Zero’s FX S dual-sport motorcycle is one of my favorite platforms. It’s at home riding to and from town, pulling sick wheelies, carving canyons and even riding single track behind my house or deep within the forest. And it focuses your senses and inputs like few other motorcycles do, thanks to a lack of clutch and sound. 

It’d also make for a great hunting companion, something I recently talked about in these very pages. But when that story dropped, I alluded to a few choice modifications I’d make to the all-electric platform that would take it from a good hunting motorcycle to a great one. I figure it’s time to tell you exactly how I’d modify a Zero FX S to make it perfect, at least perfect for me. 

Ski-Doo’s Forward Adjustable Riser 

I need to put this on a motorcycle. It was too perfect on the Ski-Doo, inexpensive and seems like the perfect addition in making a good off-road motorcycle that much better. It’d be great going from smoother, sitting sections to more technical spots without sacrificing riding comfort or ease. 

FLO Motorsports Pegs and Levers 

I’ve been watching FLO Motorsport’s development of its pegs and its handlebar levers for a while. As someone who’s spent a good amount of time in the dirt, I’ve bent my fair share of kit, including a number of levers snapped straight off. 

Adding a solid system to stand on while in the backcountry with the pegs, while also beefing up the Zero’s levers by allowing them to bend if the bike gets dropped would make it a much better off-road hunting companion. 

Bridgestone Battlax Adventurecross Tires

Chunkier, knobbier tires are a must. I wouldn’t be able to get where I want to go without something that’s far more dirt-friendly than the stock tires, despite them being all right around my house. 

These Bridgestone Battlax’s do a great job at straddling the needs between getting from my house on paved roads to the absolute backwoods where animals live. And I’ve used them on Pennsylvania Wild’s BDR/X trail on the Honda Transalp and can attest to their burliness.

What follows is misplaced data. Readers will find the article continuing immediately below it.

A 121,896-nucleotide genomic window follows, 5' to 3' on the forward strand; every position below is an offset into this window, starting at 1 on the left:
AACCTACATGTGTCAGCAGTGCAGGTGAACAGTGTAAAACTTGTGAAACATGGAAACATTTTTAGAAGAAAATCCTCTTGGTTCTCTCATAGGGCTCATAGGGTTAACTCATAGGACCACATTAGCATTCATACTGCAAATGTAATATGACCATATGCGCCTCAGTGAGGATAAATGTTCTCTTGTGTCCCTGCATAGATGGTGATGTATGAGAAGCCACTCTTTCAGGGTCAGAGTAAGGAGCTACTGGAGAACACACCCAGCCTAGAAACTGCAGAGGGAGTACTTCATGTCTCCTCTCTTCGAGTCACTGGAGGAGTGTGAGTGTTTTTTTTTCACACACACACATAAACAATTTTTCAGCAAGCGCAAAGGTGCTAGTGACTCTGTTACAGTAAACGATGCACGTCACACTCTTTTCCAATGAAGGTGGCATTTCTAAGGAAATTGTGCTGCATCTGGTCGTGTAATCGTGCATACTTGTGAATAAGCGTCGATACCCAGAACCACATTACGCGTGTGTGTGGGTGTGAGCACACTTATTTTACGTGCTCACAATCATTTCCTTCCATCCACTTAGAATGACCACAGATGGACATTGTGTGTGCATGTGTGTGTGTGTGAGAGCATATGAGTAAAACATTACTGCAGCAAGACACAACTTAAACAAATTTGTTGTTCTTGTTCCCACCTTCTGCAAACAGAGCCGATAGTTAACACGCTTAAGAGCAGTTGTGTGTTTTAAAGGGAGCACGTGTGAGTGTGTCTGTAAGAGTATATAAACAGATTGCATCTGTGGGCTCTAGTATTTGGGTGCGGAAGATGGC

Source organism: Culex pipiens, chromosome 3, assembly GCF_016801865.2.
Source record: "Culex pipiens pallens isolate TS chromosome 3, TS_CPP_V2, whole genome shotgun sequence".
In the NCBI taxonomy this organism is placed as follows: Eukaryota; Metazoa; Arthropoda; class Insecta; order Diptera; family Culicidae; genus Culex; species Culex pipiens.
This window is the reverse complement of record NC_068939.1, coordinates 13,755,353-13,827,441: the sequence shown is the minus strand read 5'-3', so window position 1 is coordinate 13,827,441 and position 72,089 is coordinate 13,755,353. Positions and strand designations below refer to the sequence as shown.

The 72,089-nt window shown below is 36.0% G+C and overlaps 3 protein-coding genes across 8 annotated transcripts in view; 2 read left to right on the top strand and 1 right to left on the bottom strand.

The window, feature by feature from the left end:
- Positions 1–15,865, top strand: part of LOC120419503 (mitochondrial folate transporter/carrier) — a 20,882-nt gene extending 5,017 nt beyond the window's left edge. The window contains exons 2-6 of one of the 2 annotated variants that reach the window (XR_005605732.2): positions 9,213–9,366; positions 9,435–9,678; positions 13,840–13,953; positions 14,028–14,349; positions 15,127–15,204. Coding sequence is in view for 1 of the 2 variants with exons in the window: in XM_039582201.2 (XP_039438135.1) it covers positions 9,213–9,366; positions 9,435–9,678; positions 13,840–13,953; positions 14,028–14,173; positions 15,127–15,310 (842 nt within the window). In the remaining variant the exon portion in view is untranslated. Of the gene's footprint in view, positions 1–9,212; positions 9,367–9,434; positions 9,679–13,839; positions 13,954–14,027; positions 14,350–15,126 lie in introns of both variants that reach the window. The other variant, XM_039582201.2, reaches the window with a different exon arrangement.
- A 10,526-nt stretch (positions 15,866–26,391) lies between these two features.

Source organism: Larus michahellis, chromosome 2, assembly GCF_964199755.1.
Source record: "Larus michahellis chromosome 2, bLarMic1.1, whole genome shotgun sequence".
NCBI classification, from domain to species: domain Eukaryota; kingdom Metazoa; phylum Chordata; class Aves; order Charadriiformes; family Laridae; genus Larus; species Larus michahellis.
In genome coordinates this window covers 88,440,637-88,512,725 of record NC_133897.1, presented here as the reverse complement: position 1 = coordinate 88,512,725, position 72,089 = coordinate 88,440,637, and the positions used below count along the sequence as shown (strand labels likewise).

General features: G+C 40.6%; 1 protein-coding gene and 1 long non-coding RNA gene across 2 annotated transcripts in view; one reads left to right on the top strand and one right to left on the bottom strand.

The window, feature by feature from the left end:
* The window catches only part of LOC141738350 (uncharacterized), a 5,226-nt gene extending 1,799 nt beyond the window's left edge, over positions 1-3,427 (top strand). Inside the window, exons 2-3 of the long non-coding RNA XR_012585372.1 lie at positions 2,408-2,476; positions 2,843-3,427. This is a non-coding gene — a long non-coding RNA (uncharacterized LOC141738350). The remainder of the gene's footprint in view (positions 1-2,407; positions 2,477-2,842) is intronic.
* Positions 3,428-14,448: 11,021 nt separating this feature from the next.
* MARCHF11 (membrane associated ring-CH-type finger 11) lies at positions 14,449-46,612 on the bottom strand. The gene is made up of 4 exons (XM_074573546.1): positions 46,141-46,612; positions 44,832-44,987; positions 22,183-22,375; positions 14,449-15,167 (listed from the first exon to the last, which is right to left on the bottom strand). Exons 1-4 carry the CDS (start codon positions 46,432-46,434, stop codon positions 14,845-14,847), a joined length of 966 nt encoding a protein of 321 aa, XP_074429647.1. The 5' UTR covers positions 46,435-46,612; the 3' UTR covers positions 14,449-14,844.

Zero Top Box Rack Kit 

Wearing a backpack is one thing, but there comes a time when having storage is absolutely essential to any sort of backcountry hunt. Whether that’s just throwing a sleeping bag and tent onto the tail, or packing out an animal, something like Zero’s own top box rack kit would come in clutch. 

I wouldn’t put any box or anything, but a set of straps or tie-downs would be perfect accompaniment. 

Zero Chain Kit 

I’ve snapped Zero’s belt drive before. Granted, I was jumping the bike, but that’s not exactly a fix you want to do with a deer on your back or eight miles down the trail. It’s a light motorcycle, but not that light. 

Zero’s chain kit would be one of the first modifications I did to get it going and ensure that I’d be able to return without issue. Yes, I’m sacrificing a little noise and chatter, but durability is king in these situations. 

R&G Bash Plate

Look, the woods are rough, and though there isn’t a coolant line that you have to worry about or a crankcase that could crack, there’s other stuff that could absolutely break if you hit the right rock or tree. 

This bash plate from R&G is quick, simple and should be effective in protecting all the vital components without causing any issues. Again, durability is king. 

4K Parti Speciali Rally Raid Fairing

I tend to leave before dawn and return after dark when I go hunting. And while the Zero’s stock headlights are fine, I want more. But I can’t get more without a new headlight surround and this one from 4K Parti Speciali looks absolutely choice and would fit a set of KC Hilites Flex Era lights perfectly to get that extra bit of illumination that I’d want in a hunting setup. 

It also looks dope as hell.

KC Hilites 

Last, but certainly not least, a set of KC Hilites Flex Era lights. I have the FE3s on my Honda Ridgeline, but as spots. The company makes a set of SAE legal FE3s and that’s the ones I’d go with. Perfect for use both in the woods or on the road to the woods. 

Am I Forgetting Something?

Honestly, probably. There are a myriad of other good upgrades you could do to an FX S, but these would be my main priorities if I were to build this out. Suspension could be another but in my experience, I don’t think you’d need much adjustment. It’s really just making sure you have a durable, quiet platform with enough torque and tire to conquer obstacles and visibility to see in the dark. 

Let me know what you think about this hypothetical Zero FX S in the comments below. Maybe we can cajole Zero into letting me build this out.

Got a tip for us? Email: tips@rideapart.com